"I'm fine," I lied, wishing I had a bucket to throw up into. The swaying back and forth was getting to me. "Just do it, will you?"
"As you say," she replied. "Sixty seconds to Throwback. Good luck--and God protect." I was sure that little reference to God was for the sake of the network cameras. Ching-Mei was an atheist; she only had faith in empirical data, in experimental results.
I took a deep breath and looked around the small room. His Majesty's Canadian Timeship Charles Hazelius Sternberg. Great name, eh? We'd had a list of about a dozen paleontologists we could have honored, but old Charlie won out because, in addition to his pioneering fossil hunting in Alberta, he'd actually written a science-fiction story about time travel, published in 1917: The PR people loved that.
Ching-Mei's voice over the radio speakers: "Fifty-five. Fifty-four. Fifty-three."
Anyway, nobody ever calls it His Majesty's Canadian, Etc. Instead, our timeship is almost universally known as the Sternberger, because to most people it looks like a fat hamburger. To me, though, it looks more like a squat version of the Jupiter 2, the spaceship from that ridiculous TV series Lost in Space. Just like the Space Family Robinson's vehicle, the Sternberger was essentially a two-level disk. We even had a little dome on the roof like they did. Ours housed meteorological and astronomical instruments; there was room enough for one person to squeeze into it.
"Forty-eight. Forty-seven. Forty-six."
The Sternberger was much smaller than the Jupiter 2, though--only five meters in diameter. Our lower deck wasn't designed for people; it was just 150 centimeters thick and consisted mostly of our water tank and part of the garage for our Jeep.
"Forty-one. Forty. Thirty-nine."
Our upper deck was divided into two halves, each semicircular in shape. One half contained the habitat. Along its curving outer wall was a kidney-shaped worktable, our radio console, and a compact laboratory unit crammed with geological andbiological instruments. The straight back wall, marking the ship's diameter line, had three doors built into it. Door number one--does anybody remember Monty Hall?--led to a little ladder that angled up into the rooftop instrumentation dome and to a ramp that went down the meter and a half to the outer entrance door. Door number two led to the Jeep's garage, which took up the height of both decks. Door number three gave access to the washroom stall.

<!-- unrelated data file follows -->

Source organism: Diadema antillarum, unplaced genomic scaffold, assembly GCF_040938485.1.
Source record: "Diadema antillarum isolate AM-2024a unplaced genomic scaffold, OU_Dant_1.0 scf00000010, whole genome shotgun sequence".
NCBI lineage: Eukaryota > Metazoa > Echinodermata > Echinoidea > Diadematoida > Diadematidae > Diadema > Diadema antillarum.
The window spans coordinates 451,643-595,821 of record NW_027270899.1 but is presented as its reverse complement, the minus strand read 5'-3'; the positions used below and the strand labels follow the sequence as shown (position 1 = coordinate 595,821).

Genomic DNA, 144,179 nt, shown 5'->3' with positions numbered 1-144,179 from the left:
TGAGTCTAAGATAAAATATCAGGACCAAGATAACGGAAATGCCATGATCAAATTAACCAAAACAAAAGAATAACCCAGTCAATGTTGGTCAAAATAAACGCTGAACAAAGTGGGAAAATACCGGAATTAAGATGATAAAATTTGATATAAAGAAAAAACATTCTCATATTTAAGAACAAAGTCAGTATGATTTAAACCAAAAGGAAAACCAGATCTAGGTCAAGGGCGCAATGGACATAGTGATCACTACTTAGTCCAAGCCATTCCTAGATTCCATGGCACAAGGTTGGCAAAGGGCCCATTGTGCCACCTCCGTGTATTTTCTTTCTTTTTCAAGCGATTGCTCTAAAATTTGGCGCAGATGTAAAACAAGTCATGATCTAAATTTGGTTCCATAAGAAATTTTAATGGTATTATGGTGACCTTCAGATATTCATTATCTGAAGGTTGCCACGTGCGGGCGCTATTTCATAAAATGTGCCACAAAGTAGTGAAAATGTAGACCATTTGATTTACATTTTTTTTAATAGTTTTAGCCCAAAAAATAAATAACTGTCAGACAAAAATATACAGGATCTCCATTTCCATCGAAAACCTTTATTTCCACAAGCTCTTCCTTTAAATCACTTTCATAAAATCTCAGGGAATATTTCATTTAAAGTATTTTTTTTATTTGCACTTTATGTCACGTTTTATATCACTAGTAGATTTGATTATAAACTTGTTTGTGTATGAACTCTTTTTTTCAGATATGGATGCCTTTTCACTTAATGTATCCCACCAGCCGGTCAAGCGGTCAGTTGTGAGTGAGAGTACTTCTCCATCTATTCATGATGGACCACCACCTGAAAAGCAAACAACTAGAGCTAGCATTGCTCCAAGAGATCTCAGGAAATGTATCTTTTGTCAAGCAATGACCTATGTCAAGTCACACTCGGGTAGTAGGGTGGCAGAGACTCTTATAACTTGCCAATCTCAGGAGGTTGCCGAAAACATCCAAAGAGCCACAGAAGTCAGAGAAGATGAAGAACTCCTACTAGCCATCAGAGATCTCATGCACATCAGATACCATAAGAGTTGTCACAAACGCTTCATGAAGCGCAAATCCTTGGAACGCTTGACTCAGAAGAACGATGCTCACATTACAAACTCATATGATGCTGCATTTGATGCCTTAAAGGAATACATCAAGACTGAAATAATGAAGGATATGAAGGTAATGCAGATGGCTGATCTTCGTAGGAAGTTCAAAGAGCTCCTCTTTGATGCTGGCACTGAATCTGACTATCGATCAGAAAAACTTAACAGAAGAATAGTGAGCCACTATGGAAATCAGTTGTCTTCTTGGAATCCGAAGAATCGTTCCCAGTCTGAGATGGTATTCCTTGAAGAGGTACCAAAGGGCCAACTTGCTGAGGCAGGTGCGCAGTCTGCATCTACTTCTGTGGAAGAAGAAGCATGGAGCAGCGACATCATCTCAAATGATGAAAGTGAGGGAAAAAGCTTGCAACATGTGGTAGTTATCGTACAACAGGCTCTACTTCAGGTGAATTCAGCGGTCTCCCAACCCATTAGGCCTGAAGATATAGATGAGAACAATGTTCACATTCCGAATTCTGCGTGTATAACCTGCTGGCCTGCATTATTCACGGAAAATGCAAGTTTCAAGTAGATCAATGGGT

"Thirty-four. Thirty-three. Thirty-two."
Mounted against the central wall in the gaps between the doorways were a small stand with an old microwave oven on it, a large food refrigerator, a bank of three equipment lockers swiped from some high school demolition sale, and a small medical refrigerator with a first-aid kit on top. Bolted to the floor were the swivel bases for our two crash couches.
A time machine.
An actual time machine.
I just wish I knew exactly where it was going to take me.
"Twenty-nine. Twenty-eight. Twenty-seven."
The Huang Effect was accurate to one-half of one percentage point--a minuscule imprecision. But given that we were casting back from A.D. 2013 to 65.0 million years ago, a half-point error could plop us as much as 330,000 years into the Cenozoic, much too late to determine just what had caused the worldwide extinctions at the end of the previous era, the Mesozoic.